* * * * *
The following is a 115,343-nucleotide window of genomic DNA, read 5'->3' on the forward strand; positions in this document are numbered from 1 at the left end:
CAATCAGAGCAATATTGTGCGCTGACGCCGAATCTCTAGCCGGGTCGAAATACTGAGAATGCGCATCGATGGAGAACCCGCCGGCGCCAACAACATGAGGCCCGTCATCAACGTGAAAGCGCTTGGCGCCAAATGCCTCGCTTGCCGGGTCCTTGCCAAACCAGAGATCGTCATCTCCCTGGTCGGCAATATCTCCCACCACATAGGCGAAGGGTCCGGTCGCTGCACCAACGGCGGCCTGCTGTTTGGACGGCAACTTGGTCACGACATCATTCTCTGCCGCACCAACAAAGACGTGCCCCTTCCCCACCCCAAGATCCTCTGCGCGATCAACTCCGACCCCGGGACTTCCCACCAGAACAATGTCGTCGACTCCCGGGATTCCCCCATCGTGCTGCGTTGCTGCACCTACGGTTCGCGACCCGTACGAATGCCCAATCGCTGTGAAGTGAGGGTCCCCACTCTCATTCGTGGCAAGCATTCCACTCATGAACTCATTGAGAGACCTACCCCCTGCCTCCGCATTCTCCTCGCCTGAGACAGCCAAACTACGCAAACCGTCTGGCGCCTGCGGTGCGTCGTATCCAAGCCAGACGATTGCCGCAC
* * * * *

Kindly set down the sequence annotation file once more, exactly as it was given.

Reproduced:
The following is a 115,343-nucleotide window of genomic DNA, read 5'->3' on the forward strand; positions in this document are numbered from 1 at the left end:
CAATCAGAGCAATATTGTGCGCTGACGCCGAATCTCTAGCCGGGTCGAAATACTGAGAATGCGCATCGATGGAGAACCCGCCGGCGCCAACAACATGAGGCCCGTCATCAACGTGAAAGCGCTTGGCGCCAAATGCCTCGCTTGCCGGGTCCTTGCCAAACCAGAGATCGTCATCTCCCTGGTCGGCAATATCTCCCACCACATAGGCGAAGGGTCCGGTCGCTGCACCAACGGCGGCCTGCTGTTTGGACGGCAACTTGGTCACGACATCATTCTCTGCCGCACCAACAAAGACGTGCCCCTTCCCCACCCCAAGATCCTCTGCGCGATCAACTCCGACCCCGGGACTTCCCACCAGAACAATGTCGTCGACTCCCGGGATTCCCCCATCGTGCTGCGTTGCTGCACCTACGGTTCGCGACCCGTACGAATGCCCAATCGCTGTGAAGTGAGGGTCCCCACTCTCATTCGTGGCAAGCATTCCACTCATGAACTCATTGAGAGACCTACCCCCTGCCTCCGCATTCTCCTCGCCTGAGACAGCCAAACTACGCAAACCGTCTGGCGCCTGCGGTGCGTCGTATCCAAGCCAGACGATTGCCGCAC